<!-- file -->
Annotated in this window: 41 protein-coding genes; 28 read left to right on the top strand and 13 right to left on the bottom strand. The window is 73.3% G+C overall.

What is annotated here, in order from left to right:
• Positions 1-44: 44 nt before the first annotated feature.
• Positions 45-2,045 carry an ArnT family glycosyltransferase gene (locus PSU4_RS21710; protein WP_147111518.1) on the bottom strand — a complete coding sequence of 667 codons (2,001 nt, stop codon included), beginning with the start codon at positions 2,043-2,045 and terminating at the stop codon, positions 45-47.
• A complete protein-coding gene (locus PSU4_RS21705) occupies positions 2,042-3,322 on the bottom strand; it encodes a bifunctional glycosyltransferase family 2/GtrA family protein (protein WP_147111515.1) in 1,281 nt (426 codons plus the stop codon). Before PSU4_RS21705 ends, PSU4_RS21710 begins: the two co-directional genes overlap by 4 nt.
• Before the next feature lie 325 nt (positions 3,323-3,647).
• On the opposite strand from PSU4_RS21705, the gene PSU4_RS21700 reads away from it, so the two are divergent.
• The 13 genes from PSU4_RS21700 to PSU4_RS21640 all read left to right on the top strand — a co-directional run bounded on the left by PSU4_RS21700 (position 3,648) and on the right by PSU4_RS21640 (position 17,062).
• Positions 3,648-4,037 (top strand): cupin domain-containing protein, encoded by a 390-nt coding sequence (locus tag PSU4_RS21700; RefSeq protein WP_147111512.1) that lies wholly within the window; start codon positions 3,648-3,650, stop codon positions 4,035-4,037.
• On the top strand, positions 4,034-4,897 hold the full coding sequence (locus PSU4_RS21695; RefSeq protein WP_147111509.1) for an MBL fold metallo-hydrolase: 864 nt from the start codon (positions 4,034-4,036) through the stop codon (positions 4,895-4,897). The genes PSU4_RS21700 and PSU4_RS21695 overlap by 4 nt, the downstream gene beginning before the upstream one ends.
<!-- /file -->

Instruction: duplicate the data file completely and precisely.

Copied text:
Annotated in this window: 41 protein-coding genes; 28 read left to right on the top strand and 13 right to left on the bottom strand. The window is 73.3% G+C overall.

What is annotated here, in order from left to right:
• Positions 1-44: 44 nt before the first annotated feature.
• Positions 45-2,045 carry an ArnT family glycosyltransferase gene (locus PSU4_RS21710; protein WP_147111518.1) on the bottom strand — a complete coding sequence of 667 codons (2,001 nt, stop codon included), beginning with the start codon at positions 2,043-2,045 and terminating at the stop codon, positions 45-47.
• A complete protein-coding gene (locus PSU4_RS21705) occupies positions 2,042-3,322 on the bottom strand; it encodes a bifunctional glycosyltransferase family 2/GtrA family protein (protein WP_147111515.1) in 1,281 nt (426 codons plus the stop codon). Before PSU4_RS21705 ends, PSU4_RS21710 begins: the two co-directional genes overlap by 4 nt.
• Before the next feature lie 325 nt (positions 3,323-3,647).
• On the opposite strand from PSU4_RS21705, the gene PSU4_RS21700 reads away from it, so the two are divergent.
• The 13 genes from PSU4_RS21700 to PSU4_RS21640 all read left to right on the top strand — a co-directional run bounded on the left by PSU4_RS21700 (position 3,648) and on the right by PSU4_RS21640 (position 17,062).
• Positions 3,648-4,037 (top strand): cupin domain-containing protein, encoded by a 390-nt coding sequence (locus tag PSU4_RS21700; RefSeq protein WP_147111512.1) that lies wholly within the window; start codon positions 3,648-3,650, stop codon positions 4,035-4,037.
• On the top strand, positions 4,034-4,897 hold the full coding sequence (locus PSU4_RS21695; RefSeq protein WP_147111509.1) for an MBL fold metallo-hydrolase: 864 nt from the start codon (positions 4,034-4,036) through the stop codon (positions 4,895-4,897). The genes PSU4_RS21700 and PSU4_RS21695 overlap by 4 nt, the downstream gene beginning before the upstream one ends.